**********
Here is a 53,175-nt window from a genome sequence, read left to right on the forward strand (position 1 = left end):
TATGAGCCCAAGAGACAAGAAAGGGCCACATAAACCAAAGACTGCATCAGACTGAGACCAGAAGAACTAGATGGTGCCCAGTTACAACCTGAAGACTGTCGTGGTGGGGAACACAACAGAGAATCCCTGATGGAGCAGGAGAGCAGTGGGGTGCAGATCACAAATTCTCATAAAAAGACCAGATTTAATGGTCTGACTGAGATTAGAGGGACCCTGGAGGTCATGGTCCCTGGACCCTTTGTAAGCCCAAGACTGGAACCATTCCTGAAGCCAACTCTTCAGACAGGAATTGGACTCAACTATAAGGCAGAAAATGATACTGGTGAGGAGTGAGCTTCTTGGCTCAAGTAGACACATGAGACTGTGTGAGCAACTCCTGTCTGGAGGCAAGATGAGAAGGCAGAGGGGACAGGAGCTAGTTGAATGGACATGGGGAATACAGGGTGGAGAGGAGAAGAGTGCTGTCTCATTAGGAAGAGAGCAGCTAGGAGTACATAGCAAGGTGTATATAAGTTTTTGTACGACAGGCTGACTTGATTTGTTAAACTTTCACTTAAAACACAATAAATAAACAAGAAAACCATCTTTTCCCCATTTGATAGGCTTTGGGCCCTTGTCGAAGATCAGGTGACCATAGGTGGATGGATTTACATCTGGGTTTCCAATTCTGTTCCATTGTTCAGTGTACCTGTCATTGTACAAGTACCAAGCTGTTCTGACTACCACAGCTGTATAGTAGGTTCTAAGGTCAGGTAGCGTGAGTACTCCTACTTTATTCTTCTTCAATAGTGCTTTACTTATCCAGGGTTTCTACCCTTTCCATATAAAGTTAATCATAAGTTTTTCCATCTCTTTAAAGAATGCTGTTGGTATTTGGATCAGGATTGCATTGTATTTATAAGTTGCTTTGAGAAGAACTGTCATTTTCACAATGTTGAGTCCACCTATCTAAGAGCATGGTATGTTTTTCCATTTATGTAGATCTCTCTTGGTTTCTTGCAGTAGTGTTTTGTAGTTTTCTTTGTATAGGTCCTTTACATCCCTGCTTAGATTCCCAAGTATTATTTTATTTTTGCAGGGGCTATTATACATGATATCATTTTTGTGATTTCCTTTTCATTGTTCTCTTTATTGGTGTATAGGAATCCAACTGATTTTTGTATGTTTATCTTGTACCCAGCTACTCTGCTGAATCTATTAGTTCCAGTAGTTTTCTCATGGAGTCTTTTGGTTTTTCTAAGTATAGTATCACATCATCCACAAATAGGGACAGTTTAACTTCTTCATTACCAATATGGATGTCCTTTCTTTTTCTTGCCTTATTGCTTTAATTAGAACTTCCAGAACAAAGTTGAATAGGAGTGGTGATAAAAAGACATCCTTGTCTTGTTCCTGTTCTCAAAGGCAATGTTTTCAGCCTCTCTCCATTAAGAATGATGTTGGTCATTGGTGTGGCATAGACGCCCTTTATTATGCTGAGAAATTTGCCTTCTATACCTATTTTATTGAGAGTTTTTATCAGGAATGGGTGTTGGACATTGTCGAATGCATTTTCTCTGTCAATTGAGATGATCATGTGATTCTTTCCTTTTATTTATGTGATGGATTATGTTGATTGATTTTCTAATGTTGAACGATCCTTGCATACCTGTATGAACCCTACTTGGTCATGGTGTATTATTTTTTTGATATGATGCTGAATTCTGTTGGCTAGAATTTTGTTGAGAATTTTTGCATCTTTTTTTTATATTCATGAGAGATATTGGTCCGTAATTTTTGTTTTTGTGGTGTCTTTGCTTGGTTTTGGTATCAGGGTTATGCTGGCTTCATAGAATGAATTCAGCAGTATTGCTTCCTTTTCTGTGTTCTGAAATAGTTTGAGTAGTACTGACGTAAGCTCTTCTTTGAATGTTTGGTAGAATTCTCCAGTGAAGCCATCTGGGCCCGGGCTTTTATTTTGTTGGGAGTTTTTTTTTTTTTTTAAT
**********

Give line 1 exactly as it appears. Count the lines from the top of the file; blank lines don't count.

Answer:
Here is a 53,175-nt window from a genome sequence, read left to right on the forward strand (position 1 = left end):